Grace Lin grew up in Upstate New York with her parents and two sisters. While the other sisters became scientists, Grace became an artist. After attending the Rhode Island School of Design, Grace began working on children's books. Her first book, The Ugly Vegetables, was published in 1999 and received numerous awards. She followed that success with the publication of more than 20 books, including Dim Sum For Everyone!, and Ling & Ting: Not Exactly the Same. Grace's novels for middle-schoolers, The Year of the Dog and The Year of the Rat, have received many awards.
Her most recent young adult novel, Where the Mountain Meets the Moon, is a re-imagining of a traditional Chinese fairy tale combined with her personal story of grieving for her late husband. This title was awarded the 2010 Newbery Honor, chosen for Al Roker's Today Show Kid's Book Club, and was a NY Times Bestseller.
Most of Grace's books are about the Asian-American experience, and she believes, "Books erase bias, they make the uncommon everyday, and the mundane exotic. A book makes all cultures universal."
Grace lives in Somerville, MA with her husband, Alex.
Books by This Author
The Year of the Rat is a year of change for Grace. Melody moves with her family to California, and Grace finds the courage to stand up for what she knows is right. As in Year of the Dog, this sequel recognizes the universal growing pains of childhood in its short chapters and line drawings.
Pinmei's gentle, loving grandmother always has the most thrilling tales for her granddaughter and the other villagers. However, the peace is shattered one night when soldiers of the Emperor arrive and kidnap the storyteller. Everyone knows that the Emperor wants something called the Luminous Stone That Lights the Night. Determined to have her grandmother returned, Pinmei embarks on a journey to find the Luminous Stone alongside her friend Yishan, a mysterious boy who seems to have his own secrets to hide.
In the valley of Fruitless mountain, a young girl named Minli lives in a ramshackle hut with her parents. In the evenings, her father regales her with old folktales of the Jade Dragon and the Old Man on the Moon, who knows the answers to all of life's questions. Inspired by these stories, Minli sets off on an extraordinary journey to find the Old Man on the Moon to ask him how she can change her family's fortune. She encounters an assorted cast of characters and magical creatures along the way, including a dragon who accompanies her on her quest for the ultimate answer.
Books by This Illustrator
The Chinese-American girl introduced in Round Is a Mooncake (2000) and Red Is a Dragon (2001, both Chronicle) counts her favorite things. In bouncy verse, she engages in activities with her multicultural friends and family…A glossary gives two-sentence explanations for the Asian elements, from Eight Immortals to mahjong tiles, adding versatility and ethnic interest to the book without intruding on its simplicity. — School Library Journal
Product Description: In this lively concept book a little girl discovers a rainbow of colors in the world around her. Red is a dragon in the Chinese New Year parade, yellow are the taxis she sees on her street, green are jade bracelets and the crunchy kale growing in her garden. Many of the featured objects are Asian in origin, and all are universal in appeal. With rich, boisterous illustrations, a fun-to-read rhyming text and an informative glossary, this colorful book will brighten every child's day!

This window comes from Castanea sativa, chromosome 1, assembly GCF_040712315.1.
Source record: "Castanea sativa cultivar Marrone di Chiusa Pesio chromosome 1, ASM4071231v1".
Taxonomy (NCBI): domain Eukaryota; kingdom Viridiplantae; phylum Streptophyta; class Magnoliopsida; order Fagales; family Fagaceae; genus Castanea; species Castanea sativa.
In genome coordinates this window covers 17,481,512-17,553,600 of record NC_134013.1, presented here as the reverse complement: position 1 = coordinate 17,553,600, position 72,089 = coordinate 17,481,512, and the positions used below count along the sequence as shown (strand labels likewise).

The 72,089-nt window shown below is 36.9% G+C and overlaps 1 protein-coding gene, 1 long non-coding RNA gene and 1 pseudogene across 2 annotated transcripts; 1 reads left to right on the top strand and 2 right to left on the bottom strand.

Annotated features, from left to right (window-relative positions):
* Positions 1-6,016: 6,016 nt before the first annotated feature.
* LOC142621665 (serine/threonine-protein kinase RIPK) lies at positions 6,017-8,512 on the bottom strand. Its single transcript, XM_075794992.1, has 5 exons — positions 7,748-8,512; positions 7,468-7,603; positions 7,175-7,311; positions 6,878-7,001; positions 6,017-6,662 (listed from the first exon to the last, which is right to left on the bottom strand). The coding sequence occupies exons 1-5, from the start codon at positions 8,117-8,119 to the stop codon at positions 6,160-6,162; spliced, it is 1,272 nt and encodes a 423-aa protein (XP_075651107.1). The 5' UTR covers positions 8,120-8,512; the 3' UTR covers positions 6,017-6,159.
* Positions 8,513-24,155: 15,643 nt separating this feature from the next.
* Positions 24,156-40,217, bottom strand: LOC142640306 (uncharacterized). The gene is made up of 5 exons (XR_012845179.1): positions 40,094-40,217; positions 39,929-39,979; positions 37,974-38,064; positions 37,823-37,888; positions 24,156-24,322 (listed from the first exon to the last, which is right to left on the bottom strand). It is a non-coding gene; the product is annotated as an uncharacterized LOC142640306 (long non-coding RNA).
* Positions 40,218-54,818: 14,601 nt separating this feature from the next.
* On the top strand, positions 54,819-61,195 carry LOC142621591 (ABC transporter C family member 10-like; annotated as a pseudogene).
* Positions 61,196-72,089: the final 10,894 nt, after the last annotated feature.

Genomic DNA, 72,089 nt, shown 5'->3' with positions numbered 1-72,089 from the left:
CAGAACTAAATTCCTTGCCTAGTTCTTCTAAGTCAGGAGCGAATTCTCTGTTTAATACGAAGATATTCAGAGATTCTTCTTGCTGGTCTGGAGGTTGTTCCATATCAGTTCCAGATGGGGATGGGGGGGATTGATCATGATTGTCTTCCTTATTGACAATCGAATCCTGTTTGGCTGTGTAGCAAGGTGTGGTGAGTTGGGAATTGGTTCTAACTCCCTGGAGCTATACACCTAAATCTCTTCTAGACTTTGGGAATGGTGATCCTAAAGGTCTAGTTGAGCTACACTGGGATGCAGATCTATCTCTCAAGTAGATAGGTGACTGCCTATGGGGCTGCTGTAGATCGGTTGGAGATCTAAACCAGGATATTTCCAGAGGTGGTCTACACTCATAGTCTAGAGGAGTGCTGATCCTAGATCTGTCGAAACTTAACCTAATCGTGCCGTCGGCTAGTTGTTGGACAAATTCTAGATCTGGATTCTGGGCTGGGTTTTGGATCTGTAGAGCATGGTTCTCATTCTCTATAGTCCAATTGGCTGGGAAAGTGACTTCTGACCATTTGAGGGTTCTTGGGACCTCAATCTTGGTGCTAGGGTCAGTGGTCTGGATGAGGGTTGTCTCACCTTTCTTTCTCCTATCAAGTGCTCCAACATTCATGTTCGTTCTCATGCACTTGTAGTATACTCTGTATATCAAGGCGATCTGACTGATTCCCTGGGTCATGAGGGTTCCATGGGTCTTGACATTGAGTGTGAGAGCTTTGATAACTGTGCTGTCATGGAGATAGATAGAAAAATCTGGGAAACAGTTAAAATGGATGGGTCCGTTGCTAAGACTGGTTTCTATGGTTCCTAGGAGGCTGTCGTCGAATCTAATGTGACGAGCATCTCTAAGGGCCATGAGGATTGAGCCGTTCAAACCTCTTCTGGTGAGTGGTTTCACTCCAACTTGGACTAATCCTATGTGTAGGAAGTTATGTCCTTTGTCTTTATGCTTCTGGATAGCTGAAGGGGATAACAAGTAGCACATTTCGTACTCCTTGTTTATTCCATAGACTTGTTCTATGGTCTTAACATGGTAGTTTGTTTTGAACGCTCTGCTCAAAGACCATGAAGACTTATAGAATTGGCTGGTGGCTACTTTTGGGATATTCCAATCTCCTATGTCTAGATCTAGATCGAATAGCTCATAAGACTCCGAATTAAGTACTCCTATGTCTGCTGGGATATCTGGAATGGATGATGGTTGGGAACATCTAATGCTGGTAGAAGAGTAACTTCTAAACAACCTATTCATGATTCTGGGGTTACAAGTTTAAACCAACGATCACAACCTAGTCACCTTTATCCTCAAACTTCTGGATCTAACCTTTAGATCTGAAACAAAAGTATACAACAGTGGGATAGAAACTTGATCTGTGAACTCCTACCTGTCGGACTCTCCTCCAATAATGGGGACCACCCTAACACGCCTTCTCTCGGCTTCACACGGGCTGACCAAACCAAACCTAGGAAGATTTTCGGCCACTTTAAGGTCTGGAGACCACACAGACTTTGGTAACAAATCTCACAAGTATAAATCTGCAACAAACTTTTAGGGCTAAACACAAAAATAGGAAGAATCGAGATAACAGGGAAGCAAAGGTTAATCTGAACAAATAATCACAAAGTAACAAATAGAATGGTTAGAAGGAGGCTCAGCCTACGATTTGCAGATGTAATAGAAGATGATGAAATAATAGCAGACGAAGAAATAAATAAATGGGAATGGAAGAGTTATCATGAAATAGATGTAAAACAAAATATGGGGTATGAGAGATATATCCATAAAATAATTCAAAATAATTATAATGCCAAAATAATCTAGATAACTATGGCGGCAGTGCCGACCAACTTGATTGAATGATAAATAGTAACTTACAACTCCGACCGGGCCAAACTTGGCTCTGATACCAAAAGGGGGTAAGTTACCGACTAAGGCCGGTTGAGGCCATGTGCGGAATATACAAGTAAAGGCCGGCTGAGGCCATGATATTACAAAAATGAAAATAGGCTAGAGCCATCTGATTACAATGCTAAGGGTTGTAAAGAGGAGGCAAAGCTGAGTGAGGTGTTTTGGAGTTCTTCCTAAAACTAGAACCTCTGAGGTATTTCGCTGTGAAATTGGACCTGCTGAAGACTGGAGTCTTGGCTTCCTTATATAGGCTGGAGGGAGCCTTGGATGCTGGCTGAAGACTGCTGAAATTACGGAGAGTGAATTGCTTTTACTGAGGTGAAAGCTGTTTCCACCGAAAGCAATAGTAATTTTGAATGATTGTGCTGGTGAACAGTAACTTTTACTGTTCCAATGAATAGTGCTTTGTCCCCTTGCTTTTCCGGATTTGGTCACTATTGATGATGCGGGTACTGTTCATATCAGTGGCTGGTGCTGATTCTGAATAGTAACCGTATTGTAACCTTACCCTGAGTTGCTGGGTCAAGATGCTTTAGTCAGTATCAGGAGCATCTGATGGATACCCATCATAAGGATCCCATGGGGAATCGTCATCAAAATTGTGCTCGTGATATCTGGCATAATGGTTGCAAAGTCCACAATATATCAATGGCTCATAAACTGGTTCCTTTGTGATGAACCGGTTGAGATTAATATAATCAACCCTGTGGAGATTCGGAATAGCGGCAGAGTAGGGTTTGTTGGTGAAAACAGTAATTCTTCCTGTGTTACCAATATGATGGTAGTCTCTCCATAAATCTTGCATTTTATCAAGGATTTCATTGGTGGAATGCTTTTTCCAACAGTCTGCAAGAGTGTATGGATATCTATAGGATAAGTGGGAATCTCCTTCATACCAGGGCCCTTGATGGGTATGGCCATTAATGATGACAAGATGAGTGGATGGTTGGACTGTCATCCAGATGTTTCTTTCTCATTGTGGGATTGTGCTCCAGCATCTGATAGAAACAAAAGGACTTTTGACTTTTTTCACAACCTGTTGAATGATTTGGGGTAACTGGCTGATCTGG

A girl discovers things that are round, square, and rectangular in her urban neighborhood. A gently rhyming text and crisply lined illustrations reveal many things that are universally recognizable as well as others that come from the child's Chinese background.
Sisters each use their special talent while working together to save the sister who was snatched by a not-too-scary dragon. Uncluttered illustrations add detail to the crisply told original tale likely inspired by a Chinese folktale.
Country of origin: China
In this short book for beginning readers, a young Korean boy and girl share all of the different ways they like to eat rice, which are presented in colorful illustrations done by Grace Lin. A teacher's guide with early reading activities is available from the Lee and Low website. Also available in Spanish.
Where on earth did Yum Yung get the urge to have a bagel? He has no idea, but desperate for one, he sends a message from his Korean village via pigeon to New York City for someone to send him one. While he waits, he asks the farmer, the fisherman, and the honeybee keeper for help, but none of them have ever heard of a bagel. Just after Yum Yung reaches Oh's Heavenly Bakery, the bird returns without a bagel, but with the recipe…With charming gouache illustrations that evoke the intricate and colorful patterns found in Korean fabrics, this story mixes up cultures quite nicely.
Anthologies and Collections
Whether it is basketball dreams, family fiascos, first crushes, or new neighborhoods, this bold anthology—written by the best children’s authors and published in partnership with We Need Diverse Books (WNDB) — celebrates the uniqueness and universality in all of us. For more great stories, see the WNDB anthology Fresh Ink.